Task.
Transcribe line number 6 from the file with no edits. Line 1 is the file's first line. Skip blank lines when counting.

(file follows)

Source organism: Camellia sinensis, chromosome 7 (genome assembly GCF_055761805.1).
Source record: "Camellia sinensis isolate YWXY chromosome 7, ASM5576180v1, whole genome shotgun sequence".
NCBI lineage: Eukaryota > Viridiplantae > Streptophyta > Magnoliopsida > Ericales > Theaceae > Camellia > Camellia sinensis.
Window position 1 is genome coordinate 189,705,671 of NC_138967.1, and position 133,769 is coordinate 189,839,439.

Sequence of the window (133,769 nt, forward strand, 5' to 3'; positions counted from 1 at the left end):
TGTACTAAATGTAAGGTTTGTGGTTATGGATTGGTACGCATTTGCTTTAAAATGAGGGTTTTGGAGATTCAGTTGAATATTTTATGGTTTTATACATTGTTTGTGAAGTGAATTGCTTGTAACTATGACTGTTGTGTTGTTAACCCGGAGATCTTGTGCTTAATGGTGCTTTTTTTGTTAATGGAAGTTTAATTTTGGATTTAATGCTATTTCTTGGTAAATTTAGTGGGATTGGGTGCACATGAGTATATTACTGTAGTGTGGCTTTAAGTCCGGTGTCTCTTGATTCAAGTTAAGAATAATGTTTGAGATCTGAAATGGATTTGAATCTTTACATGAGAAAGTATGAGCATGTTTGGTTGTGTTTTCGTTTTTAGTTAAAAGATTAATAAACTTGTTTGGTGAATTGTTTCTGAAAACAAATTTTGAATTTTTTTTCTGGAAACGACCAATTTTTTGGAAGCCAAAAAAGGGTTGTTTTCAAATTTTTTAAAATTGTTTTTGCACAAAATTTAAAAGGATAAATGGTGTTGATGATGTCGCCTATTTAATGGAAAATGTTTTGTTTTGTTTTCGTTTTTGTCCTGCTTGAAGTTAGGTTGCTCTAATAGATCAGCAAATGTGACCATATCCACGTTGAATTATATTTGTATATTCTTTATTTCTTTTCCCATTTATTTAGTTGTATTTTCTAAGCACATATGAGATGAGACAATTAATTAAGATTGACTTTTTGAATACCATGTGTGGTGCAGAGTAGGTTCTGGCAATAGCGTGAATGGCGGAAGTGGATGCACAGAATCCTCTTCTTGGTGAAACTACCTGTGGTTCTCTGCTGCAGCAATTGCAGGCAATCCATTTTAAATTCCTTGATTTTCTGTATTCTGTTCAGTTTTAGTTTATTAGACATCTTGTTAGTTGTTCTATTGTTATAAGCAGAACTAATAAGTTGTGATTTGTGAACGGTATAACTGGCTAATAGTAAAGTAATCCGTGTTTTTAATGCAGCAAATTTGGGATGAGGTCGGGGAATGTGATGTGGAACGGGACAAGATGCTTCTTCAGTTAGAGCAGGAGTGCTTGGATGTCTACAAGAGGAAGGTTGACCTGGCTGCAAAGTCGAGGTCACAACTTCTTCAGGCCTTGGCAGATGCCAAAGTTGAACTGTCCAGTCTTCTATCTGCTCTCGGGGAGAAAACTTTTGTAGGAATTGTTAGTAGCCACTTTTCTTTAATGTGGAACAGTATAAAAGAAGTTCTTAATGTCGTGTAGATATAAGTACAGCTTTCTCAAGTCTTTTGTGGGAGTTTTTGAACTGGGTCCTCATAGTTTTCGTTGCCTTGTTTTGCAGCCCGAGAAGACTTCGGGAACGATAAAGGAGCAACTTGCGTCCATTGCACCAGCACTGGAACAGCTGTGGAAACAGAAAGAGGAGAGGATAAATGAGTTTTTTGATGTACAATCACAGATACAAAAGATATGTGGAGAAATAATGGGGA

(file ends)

TGTACTAAATGTAAGGTTTGTGGTTATGGATTGGTACGCATTTGCTTTAAAATGAGGGTTTTGGAGATTCAGTTGAATATTTTATGGTTTTATACATTGTTTGTGAAGTGAATTGCTTGTAACTATGACTGTTGTGTTGTTAACCCGGAGATCTTGTGCTTAATGGTGCTTTTTTTGTTAATGGAAGTTTAATTTTGGATTTAATGCTATTTCTTGGTAAATTTAGTGGGATTGGGTGCACATGAGTATATTACTGTAGTGTGGCTTTAAGTCCGGTGTCTCTTGATTCAAGTTAAGAATAATGTTTGAGATCTGAAATGGATTTGAATCTTTACATGAGAAAGTATGAGCATGTTTGGTTGTGTTTTCGTTTTTAGTTAAAAGATTAATAAACTTGTTTGGTGAATTGTTTCTGAAAACAAATTTTGAATTTTTTTTCTGGAAACGACCAATTTTTTGGAAGCCAAAAAAGGGTTGTTTTCAAATTTTTTAAAATTGTTTTTGCACAAAATTTAAAAGGATAAATGGTGTTGATGATGTCGCCTATTTAATGGAAAATGTTTTGTTTTGTTTTCGTTTTTGTCCTGCTTGAAGTTAGGTTGCTCTAATAGATCAGCAAATGTGACCATATCCACGTTGAATTATATTTGTATATTCTTTATTTCTTTTCCCATTTATTTAGTTGTATTTTCTAAGCACATATGAGATGAGACAATTAATTAAGATTGACTTTTTGAATACCATGTGTGGTGCAGAGTAGGTTCTGGCAATAGCGTGAATGGCGGAAGTGGATGCACAGAATCCTCTTCTTGGTGAAACTACCTGTGGTTCTCTGCTGCAGCAATTGCAGGCAATCCATTTTAAATTCCTTGATTTTCTGTATTCTGTTCAGTTTTAGTTTATTAGACATCTTGTTAGTTGTTCTATTGTTATAAGCAGAACTAATAAGTTGTGATTTGTGAACGGTATAACTGGCTAATAGTAAAGTAATCCGTGTTTTTAATGCAGCAAATTTGGGATGAGGTCGGGGAATGTGATGTGGAACGGGACAAGATGCTTCTTCAGTTAGAGCAGGAGTGCTTGGATGTCTACAAGAGGAAGGTTGACCTGGCTGCAAAGTCGAGGTCACAACTTCTTCAGGCCTTGGCAGATGCCAAAGTTGAACTGTCCAGTCTTCTATCTGCTCTCGGGGAGAAAACTTTTGTAGGAATTGTTAGTAGCCACTTTTCTTTAATGTGGAACAGTATAAAAGAAGTTCTTAATGTCGTGTAGATATAAGTACAGCTTTCTCAAGTCTTTTGTGGGAGTTTTTGAACTGGGTCCTCATAGTTTTCGTTGCCTTGTTTTGCAGCCCGAGAAGACTTCGGGAACGATAAAGGAGCAACTTGCGTCCATTGCACCAGCACTGGAACAGCTGTGGAAACAGAAAGAGGAGAGGATAAATGAGTTTTTTGATGTACAATCACAGATACAAAAGATATGTGGAGAAATAATGGGGA